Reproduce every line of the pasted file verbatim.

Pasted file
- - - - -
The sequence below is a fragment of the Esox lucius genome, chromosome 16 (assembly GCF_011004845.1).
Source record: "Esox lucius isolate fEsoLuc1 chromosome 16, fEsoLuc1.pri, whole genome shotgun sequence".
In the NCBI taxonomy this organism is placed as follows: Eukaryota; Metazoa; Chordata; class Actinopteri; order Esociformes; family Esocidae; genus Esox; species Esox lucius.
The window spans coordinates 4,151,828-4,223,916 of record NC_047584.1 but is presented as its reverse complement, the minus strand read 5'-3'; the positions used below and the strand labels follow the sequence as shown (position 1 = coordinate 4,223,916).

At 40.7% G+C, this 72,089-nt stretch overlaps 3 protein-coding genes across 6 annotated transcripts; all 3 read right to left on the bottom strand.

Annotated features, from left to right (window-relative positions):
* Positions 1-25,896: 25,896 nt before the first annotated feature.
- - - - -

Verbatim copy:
The sequence below is a fragment of the Esox lucius genome, chromosome 16 (assembly GCF_011004845.1).
Source record: "Esox lucius isolate fEsoLuc1 chromosome 16, fEsoLuc1.pri, whole genome shotgun sequence".
In the NCBI taxonomy this organism is placed as follows: Eukaryota; Metazoa; Chordata; class Actinopteri; order Esociformes; family Esocidae; genus Esox; species Esox lucius.
The window spans coordinates 4,151,828-4,223,916 of record NC_047584.1 but is presented as its reverse complement, the minus strand read 5'-3'; the positions used below and the strand labels follow the sequence as shown (position 1 = coordinate 4,223,916).

At 40.7% G+C, this 72,089-nt stretch overlaps 3 protein-coding genes across 6 annotated transcripts; all 3 read right to left on the bottom strand.

Annotated features, from left to right (window-relative positions):
* Positions 1-25,896: 25,896 nt before the first annotated feature.